The hymn (and Habakkuk 2:20 from which it comes) reads “The Lord is in His Holy temple. Let all the earth keep silent before him.”
What a contrast between that call and the raucous call of Psalm 33! With five imperatives (rejoice, praise, make music, sing, and play) the psalmist calls the righteous to a loud response of worship to God. There is nothing sad or solemn here, but a call to visible boisterous worship.
And why not?
There is every reason to be jubilant. Our God does right, speaks truth, and is trustworthy in every thing. Not only that, but this God loves us! He doesn’t have to. Didn’t have to. But He does!
And this love of God is compounded in that He possesses immense power, pictured beautifully in the notion of God bottling up the sea, calling the world into being with but a word, foiling the plans of mighty nations and executing his own flawlessly and without failure. Though His eyes watch over the whole earth, He particularly keeps an eye on those who fear Him and hope in His unfailing love – a subset of the world’s people and, in context, a subset even of His own people.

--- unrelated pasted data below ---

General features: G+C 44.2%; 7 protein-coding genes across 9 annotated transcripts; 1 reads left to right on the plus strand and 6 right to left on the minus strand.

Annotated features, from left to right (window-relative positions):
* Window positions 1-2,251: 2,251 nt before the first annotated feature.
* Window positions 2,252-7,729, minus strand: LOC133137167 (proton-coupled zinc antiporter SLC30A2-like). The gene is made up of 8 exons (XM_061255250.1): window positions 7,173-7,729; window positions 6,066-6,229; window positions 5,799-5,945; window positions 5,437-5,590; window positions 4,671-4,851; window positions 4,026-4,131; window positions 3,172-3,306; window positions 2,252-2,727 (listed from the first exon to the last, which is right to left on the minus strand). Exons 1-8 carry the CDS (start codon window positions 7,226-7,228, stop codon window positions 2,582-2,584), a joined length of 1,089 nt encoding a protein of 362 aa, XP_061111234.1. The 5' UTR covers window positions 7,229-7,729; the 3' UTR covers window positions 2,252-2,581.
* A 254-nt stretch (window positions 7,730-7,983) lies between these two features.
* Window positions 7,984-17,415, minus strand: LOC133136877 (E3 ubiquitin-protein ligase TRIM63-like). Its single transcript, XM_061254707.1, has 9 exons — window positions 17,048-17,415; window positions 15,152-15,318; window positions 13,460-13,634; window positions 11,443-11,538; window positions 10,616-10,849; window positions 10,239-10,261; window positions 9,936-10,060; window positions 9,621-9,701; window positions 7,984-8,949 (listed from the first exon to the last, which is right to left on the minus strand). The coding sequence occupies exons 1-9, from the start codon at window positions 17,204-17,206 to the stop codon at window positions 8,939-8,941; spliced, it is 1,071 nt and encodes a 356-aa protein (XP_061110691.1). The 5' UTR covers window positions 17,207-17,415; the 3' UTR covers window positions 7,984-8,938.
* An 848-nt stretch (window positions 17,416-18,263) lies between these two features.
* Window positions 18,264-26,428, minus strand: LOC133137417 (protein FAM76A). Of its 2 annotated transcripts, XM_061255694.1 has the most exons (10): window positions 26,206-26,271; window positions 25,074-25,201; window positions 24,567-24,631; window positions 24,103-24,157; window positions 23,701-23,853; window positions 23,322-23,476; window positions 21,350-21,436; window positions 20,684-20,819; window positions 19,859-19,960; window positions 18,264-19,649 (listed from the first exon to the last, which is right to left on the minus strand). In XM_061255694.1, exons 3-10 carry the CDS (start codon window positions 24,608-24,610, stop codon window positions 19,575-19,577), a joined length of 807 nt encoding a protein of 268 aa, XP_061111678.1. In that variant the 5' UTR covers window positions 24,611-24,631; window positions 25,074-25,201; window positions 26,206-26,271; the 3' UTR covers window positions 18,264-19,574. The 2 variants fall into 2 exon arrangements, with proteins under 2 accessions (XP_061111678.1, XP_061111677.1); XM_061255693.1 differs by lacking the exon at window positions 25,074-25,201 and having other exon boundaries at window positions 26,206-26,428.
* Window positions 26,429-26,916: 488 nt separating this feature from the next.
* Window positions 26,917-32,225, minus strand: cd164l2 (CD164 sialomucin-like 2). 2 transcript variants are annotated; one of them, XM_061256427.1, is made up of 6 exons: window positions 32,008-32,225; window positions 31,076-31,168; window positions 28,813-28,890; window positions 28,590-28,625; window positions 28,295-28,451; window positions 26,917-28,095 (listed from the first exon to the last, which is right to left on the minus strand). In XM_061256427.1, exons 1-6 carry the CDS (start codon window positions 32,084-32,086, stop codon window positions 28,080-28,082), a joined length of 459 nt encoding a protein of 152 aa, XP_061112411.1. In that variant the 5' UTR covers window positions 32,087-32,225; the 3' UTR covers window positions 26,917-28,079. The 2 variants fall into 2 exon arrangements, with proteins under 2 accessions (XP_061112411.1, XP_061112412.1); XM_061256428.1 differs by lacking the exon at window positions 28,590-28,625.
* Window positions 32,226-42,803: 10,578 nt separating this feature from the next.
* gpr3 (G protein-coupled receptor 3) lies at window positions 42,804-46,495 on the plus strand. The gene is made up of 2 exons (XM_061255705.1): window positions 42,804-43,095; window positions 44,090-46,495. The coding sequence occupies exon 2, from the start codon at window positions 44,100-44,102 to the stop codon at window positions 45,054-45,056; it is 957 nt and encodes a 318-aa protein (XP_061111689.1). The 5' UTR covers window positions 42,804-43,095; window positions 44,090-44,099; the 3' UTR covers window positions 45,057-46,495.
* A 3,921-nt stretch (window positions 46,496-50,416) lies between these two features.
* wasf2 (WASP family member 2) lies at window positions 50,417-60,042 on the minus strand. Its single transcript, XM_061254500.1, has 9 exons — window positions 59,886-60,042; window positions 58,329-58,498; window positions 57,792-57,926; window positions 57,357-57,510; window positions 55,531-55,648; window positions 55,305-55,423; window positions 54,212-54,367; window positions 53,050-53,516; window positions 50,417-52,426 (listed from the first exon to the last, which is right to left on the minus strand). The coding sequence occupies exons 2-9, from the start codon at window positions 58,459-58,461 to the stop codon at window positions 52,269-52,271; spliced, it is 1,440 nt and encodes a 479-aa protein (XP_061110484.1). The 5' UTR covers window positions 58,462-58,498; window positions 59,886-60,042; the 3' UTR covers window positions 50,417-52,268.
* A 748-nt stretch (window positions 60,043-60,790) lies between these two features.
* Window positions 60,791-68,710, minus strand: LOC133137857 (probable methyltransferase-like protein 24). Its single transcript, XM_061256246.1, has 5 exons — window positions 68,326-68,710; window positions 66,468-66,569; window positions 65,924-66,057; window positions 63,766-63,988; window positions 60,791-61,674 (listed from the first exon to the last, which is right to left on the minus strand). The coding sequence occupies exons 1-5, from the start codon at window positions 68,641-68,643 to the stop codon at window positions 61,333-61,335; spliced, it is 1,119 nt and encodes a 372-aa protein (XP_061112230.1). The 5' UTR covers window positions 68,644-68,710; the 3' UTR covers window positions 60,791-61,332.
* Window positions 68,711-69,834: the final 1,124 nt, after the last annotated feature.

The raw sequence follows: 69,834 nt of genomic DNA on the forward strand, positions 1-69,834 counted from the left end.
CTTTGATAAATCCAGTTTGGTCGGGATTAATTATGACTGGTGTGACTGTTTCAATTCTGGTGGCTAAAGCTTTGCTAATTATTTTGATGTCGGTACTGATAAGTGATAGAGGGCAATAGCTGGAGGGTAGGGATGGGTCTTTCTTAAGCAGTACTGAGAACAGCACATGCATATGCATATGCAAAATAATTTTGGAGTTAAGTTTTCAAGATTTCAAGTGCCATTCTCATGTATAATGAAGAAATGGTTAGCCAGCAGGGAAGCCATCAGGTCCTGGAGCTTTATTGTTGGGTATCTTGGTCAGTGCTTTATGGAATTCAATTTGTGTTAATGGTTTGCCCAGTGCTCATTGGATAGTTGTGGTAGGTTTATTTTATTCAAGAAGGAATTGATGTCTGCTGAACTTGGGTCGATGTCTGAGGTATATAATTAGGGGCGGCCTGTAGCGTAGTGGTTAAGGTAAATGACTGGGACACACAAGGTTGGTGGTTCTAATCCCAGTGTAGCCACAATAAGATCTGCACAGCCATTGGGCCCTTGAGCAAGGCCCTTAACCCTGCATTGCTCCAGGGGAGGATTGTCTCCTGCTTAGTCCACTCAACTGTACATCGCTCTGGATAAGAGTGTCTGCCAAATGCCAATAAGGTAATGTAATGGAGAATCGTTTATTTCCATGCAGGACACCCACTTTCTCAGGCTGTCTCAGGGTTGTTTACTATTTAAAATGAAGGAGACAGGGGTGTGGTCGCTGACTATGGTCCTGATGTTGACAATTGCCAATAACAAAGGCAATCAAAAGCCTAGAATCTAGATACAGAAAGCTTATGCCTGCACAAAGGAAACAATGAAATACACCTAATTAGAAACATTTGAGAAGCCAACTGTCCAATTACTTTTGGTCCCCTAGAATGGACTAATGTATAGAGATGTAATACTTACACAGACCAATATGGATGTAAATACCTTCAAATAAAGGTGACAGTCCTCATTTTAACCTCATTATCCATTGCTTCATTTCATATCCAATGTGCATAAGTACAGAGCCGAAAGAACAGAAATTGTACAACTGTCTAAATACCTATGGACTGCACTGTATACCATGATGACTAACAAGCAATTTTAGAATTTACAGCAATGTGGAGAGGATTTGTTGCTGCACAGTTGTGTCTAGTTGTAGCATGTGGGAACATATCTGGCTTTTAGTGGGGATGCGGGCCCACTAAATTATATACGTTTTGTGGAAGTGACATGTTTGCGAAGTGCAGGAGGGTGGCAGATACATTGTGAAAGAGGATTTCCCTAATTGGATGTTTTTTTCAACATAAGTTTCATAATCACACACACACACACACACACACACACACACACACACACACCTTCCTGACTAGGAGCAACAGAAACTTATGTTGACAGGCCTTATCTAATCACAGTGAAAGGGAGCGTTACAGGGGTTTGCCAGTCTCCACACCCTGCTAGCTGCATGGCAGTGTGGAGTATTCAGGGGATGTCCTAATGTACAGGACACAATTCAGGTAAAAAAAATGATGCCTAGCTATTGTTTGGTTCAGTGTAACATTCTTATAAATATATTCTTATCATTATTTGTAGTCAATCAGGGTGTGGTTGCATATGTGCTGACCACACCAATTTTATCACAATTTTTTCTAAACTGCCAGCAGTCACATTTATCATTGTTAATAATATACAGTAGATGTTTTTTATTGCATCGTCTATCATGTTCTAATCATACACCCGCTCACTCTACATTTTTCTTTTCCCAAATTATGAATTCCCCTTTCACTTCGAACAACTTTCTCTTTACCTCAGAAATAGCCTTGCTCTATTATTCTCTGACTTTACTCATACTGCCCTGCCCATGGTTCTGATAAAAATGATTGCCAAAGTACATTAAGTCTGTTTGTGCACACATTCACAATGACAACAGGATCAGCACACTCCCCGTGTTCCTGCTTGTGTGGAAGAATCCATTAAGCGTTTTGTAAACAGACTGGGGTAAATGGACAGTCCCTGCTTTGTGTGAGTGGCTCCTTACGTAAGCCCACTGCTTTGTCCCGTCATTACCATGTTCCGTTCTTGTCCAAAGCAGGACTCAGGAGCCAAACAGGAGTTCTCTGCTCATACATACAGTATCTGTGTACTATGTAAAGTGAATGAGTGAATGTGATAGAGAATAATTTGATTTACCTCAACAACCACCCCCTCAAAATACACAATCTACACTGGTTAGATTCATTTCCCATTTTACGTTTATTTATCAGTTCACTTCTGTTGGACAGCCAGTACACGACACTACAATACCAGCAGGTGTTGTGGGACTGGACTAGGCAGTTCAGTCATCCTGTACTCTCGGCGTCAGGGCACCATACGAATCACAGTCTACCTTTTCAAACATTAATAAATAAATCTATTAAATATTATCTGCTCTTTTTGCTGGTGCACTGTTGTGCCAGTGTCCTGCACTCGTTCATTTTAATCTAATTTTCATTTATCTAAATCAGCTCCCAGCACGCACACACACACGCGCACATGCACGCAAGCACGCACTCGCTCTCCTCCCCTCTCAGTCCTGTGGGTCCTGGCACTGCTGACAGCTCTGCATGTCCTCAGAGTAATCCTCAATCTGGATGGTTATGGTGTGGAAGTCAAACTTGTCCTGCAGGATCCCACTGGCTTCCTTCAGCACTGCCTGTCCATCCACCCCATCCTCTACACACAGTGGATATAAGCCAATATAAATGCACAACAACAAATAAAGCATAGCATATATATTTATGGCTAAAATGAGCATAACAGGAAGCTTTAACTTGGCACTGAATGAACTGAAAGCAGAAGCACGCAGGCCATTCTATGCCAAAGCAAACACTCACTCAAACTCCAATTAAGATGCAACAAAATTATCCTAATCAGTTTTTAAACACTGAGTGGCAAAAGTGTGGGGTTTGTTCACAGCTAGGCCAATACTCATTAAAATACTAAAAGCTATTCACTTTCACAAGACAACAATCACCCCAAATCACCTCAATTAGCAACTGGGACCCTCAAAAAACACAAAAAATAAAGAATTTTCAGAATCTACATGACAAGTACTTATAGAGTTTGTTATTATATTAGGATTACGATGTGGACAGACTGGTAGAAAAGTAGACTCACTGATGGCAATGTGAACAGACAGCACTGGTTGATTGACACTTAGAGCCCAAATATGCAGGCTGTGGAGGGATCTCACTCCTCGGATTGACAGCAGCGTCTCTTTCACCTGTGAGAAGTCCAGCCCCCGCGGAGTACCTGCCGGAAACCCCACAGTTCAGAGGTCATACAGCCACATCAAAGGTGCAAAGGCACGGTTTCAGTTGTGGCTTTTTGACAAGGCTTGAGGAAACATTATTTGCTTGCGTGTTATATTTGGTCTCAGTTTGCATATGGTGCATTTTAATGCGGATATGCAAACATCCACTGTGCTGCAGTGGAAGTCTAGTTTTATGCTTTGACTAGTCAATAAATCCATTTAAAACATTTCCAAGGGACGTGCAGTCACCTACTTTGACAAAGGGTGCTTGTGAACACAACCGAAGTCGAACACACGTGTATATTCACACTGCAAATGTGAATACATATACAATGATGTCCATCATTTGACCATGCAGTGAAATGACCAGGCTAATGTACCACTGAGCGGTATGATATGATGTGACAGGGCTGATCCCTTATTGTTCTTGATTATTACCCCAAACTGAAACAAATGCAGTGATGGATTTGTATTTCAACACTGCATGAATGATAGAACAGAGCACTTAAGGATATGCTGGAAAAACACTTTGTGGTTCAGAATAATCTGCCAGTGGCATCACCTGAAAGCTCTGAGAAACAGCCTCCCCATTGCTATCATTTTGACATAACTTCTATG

While the psalm is a call to praise, the psalmist isn’t calling everyone to praise – only the righteous. But in doing so, he is calling everyone to be righteous that their praise might be accepted by the one who sees and controls all things.
It’s a side issue really, but an important one. We all have our own favorite worship style. But woe to the one who believes his worship style is the only acceptable one. There may be unacceptable styles, but if scripture is any indication, there is more than one acceptable style. Christians should not be too quick to judge the styles of others without broad scriptural support.